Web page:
There are some healthcare compliance training courses – both paid-for and free – that can support the HIPAA training requirements for employers by providing new members of the workforce with a foundation in HIPAA compliance. These tend to focus on common general areas such as why HIPAA was created, what it protects, and who enforces it, but do not include employers´ policies and procedures and therefore cannot replace the HIPAA training requirements for employers.

Who is responsible for providing HIPAA compliance training for nurses?

The responsibility of providing HIPAA compliance training for nurses is ultimately the nurses´ employer. The employer is required to appoint a HIPAA Privacy Officer whose duties include developing HIPAA-compliant policies and procedures and training members of the workforce on the policies and procedures relevant to their roles. Therefore, although HIPAA compliance training may be delivered by a Privacy Officer, it is the employer’s responsibility to make sure it is delivered.

What is a HIPAA policy for healthcare employees?

A HIPAA policy for healthcare employees is most often an umbrella term relating to all the HIPAA-related policies and procedure that healthcare employees are required to comply with. The term can also be used to describe the sanctions imposed on healthcare employees that violate HIPAA-related policies and procedures because these should be explained in a HIPAA sanctions policy document.

Who is responsible to see that all healthcare workers are familiar with HIPAA?

The responsibility to see that all healthcare workers are familiar with HIPAA rests with each individual healthcare worker. This is because, although employers and Privacy Officers are responsible for providing training on HIPAA-related policies and procedures, it is not their responsibility to ensure all healthcare workers understand the training – making it much harder for a healthcare worker who is not familiar with HIPAA to comply with the policies and procedures.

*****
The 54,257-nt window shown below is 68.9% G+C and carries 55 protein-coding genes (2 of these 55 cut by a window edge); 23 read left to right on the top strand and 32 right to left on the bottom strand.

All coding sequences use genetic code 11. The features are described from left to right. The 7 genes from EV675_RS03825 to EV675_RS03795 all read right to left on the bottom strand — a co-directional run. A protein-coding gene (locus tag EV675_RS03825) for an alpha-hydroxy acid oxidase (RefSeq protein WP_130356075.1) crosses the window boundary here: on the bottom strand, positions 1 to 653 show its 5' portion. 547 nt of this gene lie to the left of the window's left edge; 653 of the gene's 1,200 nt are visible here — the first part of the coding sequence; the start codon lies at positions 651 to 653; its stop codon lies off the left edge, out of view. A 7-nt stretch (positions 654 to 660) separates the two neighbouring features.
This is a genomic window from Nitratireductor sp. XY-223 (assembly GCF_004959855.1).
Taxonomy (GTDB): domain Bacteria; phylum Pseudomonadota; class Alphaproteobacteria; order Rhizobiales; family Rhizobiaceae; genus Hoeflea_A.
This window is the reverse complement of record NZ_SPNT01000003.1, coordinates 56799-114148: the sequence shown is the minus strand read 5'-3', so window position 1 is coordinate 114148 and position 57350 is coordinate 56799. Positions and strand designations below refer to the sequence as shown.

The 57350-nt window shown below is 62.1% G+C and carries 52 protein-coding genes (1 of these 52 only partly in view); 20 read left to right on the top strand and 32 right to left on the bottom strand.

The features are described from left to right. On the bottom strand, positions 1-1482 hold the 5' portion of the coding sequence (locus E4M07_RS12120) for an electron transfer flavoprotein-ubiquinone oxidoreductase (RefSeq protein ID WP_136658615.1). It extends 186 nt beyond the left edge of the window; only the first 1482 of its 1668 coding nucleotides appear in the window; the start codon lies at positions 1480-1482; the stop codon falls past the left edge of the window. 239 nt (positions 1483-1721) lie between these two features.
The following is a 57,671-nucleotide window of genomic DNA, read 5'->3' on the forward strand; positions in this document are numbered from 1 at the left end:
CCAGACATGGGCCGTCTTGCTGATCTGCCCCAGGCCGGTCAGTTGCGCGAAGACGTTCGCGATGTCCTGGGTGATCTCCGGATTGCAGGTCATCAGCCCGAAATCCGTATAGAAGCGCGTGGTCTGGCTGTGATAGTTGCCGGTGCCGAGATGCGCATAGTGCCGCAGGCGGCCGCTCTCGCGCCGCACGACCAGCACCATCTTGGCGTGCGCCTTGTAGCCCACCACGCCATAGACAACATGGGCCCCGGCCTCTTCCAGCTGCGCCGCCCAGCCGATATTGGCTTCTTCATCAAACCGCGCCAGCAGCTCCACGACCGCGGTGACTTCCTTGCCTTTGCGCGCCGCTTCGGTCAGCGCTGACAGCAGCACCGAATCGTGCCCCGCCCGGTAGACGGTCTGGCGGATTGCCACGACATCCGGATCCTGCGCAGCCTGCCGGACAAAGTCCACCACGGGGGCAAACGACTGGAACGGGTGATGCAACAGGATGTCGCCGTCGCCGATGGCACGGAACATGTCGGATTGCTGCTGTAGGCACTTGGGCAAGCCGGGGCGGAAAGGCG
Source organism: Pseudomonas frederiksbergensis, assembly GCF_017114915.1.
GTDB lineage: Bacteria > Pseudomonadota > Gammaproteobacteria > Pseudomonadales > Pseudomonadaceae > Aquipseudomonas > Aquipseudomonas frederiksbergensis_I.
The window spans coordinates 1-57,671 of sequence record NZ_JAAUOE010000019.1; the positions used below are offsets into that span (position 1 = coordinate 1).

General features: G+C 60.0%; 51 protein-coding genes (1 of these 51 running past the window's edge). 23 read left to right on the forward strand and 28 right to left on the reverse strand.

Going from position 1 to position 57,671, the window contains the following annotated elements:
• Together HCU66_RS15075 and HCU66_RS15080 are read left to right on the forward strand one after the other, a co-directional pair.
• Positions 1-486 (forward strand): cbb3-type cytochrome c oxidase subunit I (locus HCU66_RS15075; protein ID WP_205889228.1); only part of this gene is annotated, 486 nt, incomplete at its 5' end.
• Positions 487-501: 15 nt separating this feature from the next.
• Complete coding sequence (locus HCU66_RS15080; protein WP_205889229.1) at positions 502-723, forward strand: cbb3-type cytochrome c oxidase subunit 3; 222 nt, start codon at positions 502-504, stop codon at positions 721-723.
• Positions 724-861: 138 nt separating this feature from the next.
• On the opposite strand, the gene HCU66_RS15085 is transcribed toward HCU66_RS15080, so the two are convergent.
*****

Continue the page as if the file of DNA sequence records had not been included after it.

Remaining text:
Unfortunately, if a HIPAA violation occurs due to a healthcare worker´s failure to understand their employer´s training (because the healthcare worker was not familiar with HIPAA), the employer will not accept liability for the violation and will blame the healthcare worker. Consequently, it is in every healthcare worker´s best interest to ensure they are familiar with HIPAA; and, if it is necessary to improve the familiarity with HIPAA, to take advantage of online HIPAA compliance training.

Where do I take HIPAA training for medical employees?

HIPAA training for medical employees should be provided by an employer within “a reasonable amount of time” of an employee joining the workforce. However, if you are concerned you have not yet received HIPAA training, you should bring this to the attention of your Privacy Officer and ensure your concerns are documented in order avoid being unjustly accused of a policy violation.

How long should documents relating to HIPAA training for a medical office be retained?

Documents relating to HIPAA training for a medical office should be retained for a minimum of six years after the policies to which the training relates are no longer in force. The retained documentation should include a copy of the policies, the content of the training, and any acknowledgements that training was received (acknowledgements are mandated in some states).

Author: Steve Alder is the editor-in-chief of HIPAA Journal. Steve is responsible for editorial policy regarding the topics covered on HIPAA Journal. He is a specialist on healthcare industry legal and regulatory affairs, and has several years of experience writing about HIPAA and other related legal topics. Steve has developed a deep understanding of regulatory issues surrounding the use of information technology in the healthcare industry and has written hundreds of articles on HIPAA-related topics.